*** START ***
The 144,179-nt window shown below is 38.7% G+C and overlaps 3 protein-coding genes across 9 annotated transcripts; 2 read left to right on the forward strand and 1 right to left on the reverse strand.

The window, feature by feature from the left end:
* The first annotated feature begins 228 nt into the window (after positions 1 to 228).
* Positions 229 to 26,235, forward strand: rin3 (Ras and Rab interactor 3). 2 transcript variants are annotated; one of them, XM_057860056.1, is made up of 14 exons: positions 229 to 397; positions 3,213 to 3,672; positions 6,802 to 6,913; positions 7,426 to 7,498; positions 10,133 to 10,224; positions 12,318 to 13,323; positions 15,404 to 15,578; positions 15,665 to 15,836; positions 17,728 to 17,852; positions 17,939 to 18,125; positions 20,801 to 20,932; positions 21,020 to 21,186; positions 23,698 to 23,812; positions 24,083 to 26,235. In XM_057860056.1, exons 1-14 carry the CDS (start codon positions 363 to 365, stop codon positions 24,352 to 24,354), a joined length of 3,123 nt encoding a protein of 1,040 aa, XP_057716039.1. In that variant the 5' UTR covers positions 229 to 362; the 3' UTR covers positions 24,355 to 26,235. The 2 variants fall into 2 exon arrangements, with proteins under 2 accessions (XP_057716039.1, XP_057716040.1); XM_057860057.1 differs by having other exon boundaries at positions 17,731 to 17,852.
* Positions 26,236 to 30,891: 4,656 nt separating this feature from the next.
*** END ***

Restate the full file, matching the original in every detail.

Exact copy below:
The 144,179-nt window shown below is 38.7% G+C and overlaps 3 protein-coding genes across 9 annotated transcripts; 2 read left to right on the forward strand and 1 right to left on the reverse strand.

The window, feature by feature from the left end:
* The first annotated feature begins 228 nt into the window (after positions 1 to 228).
* Positions 229 to 26,235, forward strand: rin3 (Ras and Rab interactor 3). 2 transcript variants are annotated; one of them, XM_057860056.1, is made up of 14 exons: positions 229 to 397; positions 3,213 to 3,672; positions 6,802 to 6,913; positions 7,426 to 7,498; positions 10,133 to 10,224; positions 12,318 to 13,323; positions 15,404 to 15,578; positions 15,665 to 15,836; positions 17,728 to 17,852; positions 17,939 to 18,125; positions 20,801 to 20,932; positions 21,020 to 21,186; positions 23,698 to 23,812; positions 24,083 to 26,235. In XM_057860056.1, exons 1-14 carry the CDS (start codon positions 363 to 365, stop codon positions 24,352 to 24,354), a joined length of 3,123 nt encoding a protein of 1,040 aa, XP_057716039.1. In that variant the 5' UTR covers positions 229 to 362; the 3' UTR covers positions 24,355 to 26,235. The 2 variants fall into 2 exon arrangements, with proteins under 2 accessions (XP_057716039.1, XP_057716040.1); XM_057860057.1 differs by having other exon boundaries at positions 17,731 to 17,852.
* Positions 26,236 to 30,891: 4,656 nt separating this feature from the next.